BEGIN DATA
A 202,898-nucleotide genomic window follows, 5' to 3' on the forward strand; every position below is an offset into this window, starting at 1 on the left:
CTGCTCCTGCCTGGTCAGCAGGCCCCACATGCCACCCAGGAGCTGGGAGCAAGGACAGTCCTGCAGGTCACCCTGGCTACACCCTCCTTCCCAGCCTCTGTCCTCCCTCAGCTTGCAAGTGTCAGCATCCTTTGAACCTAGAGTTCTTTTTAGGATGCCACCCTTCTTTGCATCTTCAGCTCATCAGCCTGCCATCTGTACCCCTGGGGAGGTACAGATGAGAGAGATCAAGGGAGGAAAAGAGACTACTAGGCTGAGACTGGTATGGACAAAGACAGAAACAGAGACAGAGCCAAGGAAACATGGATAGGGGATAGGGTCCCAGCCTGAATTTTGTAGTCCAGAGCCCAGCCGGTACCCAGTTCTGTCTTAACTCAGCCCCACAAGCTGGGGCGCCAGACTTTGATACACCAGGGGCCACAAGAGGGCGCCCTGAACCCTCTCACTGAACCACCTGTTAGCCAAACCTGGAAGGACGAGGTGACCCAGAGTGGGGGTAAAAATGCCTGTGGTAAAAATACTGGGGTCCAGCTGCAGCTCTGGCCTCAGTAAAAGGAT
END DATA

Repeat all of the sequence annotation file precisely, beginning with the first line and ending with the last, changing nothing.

A 202,898-nucleotide genomic window follows, 5' to 3' on the forward strand; every position below is an offset into this window, starting at 1 on the left:
CTGCTCCTGCCTGGTCAGCAGGCCCCACATGCCACCCAGGAGCTGGGAGCAAGGACAGTCCTGCAGGTCACCCTGGCTACACCCTCCTTCCCAGCCTCTGTCCTCCCTCAGCTTGCAAGTGTCAGCATCCTTTGAACCTAGAGTTCTTTTTAGGATGCCACCCTTCTTTGCATCTTCAGCTCATCAGCCTGCCATCTGTACCCCTGGGGAGGTACAGATGAGAGAGATCAAGGGAGGAAAAGAGACTACTAGGCTGAGACTGGTATGGACAAAGACAGAAACAGAGACAGAGCCAAGGAAACATGGATAGGGGATAGGGTCCCAGCCTGAATTTTGTAGTCCAGAGCCCAGCCGGTACCCAGTTCTGTCTTAACTCAGCCCCACAAGCTGGGGCGCCAGACTTTGATACACCAGGGGCCACAAGAGGGCGCCCTGAACCCTCTCACTGAACCACCTGTTAGCCAAACCTGGAAGGACGAGGTGACCCAGAGTGGGGGTAAAAATGCCTGTGGTAAAAATACTGGGGTCCAGCTGCAGCTCTGGCCTCAGTAAAAGGAT